I see that the trustees’ report on diversity (On the Campus, Oct. 9) calls for the faculty and administration to “look more like America” or something similar. This is an important challenge that the University should undertake with enthusiasm and vigor.
I might suggest, without causing offense, that there is another way to atone for past injustices to minorities and women than through the bureaucratic intricacies of the diversity system. Is it not true that we sympathize with African-Americans not because of their skin color, but because they have not been given equal economic opportunity? Is it not true that we sympathize with women not because of their femininity, but because of the “glass ceiling”? The University could right those wrongs in an instant by the simple expedient of not charging tuition. “Free tuition,” you say? Yes, I do. The University probably has the money for it and if it doesn’t, then it easily could fund-raise for it. I think it would be a very popular initiative, with a higher moral standing than a new building. (I might even chip in a few bucks.)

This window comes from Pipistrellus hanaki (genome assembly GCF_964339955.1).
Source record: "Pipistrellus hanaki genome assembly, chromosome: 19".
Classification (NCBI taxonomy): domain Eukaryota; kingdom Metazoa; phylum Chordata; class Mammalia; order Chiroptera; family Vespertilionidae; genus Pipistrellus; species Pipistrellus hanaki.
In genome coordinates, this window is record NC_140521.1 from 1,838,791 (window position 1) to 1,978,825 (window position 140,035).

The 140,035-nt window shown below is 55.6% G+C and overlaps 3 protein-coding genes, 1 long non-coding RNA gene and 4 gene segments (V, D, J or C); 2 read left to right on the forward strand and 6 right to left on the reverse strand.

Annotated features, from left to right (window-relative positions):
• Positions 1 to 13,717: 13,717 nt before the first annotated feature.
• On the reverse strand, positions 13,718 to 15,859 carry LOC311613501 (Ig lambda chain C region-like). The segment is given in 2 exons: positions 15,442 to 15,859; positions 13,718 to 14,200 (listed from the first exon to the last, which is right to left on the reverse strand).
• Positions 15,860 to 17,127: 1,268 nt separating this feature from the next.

Proponents of diversity, reading this, will argue that it’s not just about money: Diversity makes people learn to live together more comfortably. I would counter that the racism that diversity is intended to correct is not that prevalent in the students that enter Princeton, because with their level of intelligence and education, racism doesn’t make much sense. And if there are entering students who are intractable racists, I doubt that sitting next to students of another color in Econ 101 is going to change their minds about anything.